Android phones vulnerable to attacks via Qualcomm chips

Various vulnerabilities in smartphone chips from manufacturer Qualcomm make it possible to take over Android phones remotely.

Qualcomm Snapdragon chipsets vulnerable to WiFi attack

Qualcomm chipsets can be found in many Android phones. Google, Samsung, LG, Xiaomi and OnePlus, among others, use these chipsets for their phones. Security company Check Point Software Technologies has now discovered a total of three vulnerabilities in two chipsets, the Qualcomm Snapdragon 835 and 845.

More Snapdragon chipsets may be vulnerable. One of these vulnerabilities allows criminals to penetrate the modem via the WiFi chip. It is possible to access the Android kernel through another leak. By combining both vulnerabilities, remote attackers can completely take over the phone.

They can then eavesdrop on an affected phone, take photos and videos with it, and spy on people via the microphone and camera. Check Point has reported the vulnerabilities to  Google and  Qualcomm. Google addressed the leaks through the August security update.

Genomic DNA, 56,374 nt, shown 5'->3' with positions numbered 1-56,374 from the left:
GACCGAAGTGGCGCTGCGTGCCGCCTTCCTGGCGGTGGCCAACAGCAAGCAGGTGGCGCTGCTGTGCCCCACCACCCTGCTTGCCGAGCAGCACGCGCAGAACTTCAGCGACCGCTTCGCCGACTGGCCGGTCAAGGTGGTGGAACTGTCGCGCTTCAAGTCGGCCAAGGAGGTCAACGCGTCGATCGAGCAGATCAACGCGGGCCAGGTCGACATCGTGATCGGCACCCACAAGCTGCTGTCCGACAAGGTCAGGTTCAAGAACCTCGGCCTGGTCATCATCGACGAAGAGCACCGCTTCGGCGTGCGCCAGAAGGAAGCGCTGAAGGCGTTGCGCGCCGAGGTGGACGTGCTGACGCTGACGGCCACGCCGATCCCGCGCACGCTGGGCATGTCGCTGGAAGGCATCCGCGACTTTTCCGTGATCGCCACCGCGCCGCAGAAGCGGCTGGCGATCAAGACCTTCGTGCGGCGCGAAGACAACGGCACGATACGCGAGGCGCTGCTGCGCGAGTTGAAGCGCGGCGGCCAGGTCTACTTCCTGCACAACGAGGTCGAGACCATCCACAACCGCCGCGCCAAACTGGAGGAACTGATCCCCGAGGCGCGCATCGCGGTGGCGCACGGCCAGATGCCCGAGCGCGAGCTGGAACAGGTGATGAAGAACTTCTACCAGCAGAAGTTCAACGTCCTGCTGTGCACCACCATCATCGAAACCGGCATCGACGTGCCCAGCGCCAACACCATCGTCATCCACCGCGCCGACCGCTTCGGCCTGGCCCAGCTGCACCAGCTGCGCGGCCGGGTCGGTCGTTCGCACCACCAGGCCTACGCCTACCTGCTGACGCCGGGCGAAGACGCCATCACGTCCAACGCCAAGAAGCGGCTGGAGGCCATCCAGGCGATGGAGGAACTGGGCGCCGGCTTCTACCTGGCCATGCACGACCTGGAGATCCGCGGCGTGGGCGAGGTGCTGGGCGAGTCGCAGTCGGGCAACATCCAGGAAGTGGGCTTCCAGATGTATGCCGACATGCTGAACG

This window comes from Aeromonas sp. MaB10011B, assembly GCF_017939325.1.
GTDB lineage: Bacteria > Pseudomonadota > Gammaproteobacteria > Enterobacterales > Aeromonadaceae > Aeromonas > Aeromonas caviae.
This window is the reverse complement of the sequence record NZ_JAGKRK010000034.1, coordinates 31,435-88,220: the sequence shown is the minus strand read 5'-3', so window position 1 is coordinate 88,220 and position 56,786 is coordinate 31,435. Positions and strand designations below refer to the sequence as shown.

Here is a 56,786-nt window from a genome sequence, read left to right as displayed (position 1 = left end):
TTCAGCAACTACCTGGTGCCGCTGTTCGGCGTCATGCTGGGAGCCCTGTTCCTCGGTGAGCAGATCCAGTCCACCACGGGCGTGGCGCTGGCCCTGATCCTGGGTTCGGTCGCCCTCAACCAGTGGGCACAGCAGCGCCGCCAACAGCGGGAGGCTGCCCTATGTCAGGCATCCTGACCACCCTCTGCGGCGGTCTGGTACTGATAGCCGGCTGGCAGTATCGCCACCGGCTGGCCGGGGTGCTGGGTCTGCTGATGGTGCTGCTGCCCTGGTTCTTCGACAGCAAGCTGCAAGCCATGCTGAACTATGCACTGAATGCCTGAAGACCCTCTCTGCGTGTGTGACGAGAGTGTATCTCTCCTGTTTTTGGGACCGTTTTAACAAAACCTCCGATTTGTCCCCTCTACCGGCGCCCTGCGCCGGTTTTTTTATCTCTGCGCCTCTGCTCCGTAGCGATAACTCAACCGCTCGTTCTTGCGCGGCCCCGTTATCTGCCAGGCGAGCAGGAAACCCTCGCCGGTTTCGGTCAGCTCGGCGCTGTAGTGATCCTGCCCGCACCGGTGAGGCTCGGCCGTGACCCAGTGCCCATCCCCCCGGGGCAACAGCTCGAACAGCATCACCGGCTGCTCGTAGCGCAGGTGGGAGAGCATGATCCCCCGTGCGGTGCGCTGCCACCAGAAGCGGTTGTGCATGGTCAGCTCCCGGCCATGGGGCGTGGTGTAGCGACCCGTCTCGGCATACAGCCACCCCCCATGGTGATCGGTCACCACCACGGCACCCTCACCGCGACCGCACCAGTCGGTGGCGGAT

The company labeled two of the three vulnerabilities in the Wi-Fi firmware Critical and the third High. It is unclear whether the leak was exploited by criminals.

Smartphone manufacturers notified

Google notified other smartphone manufacturers about the now fixed vulnerabilities at least a month ago so they have had time to develop updates. Unfortunately, that does not mean that other Android phones have already received the August security update.

Some phones only receive an update every quarter. Manufacturers often make a distinction between budget phones, mid-range devices and high-end phones. It may be that a manufacturer now chooses to release an interim update for these phones.

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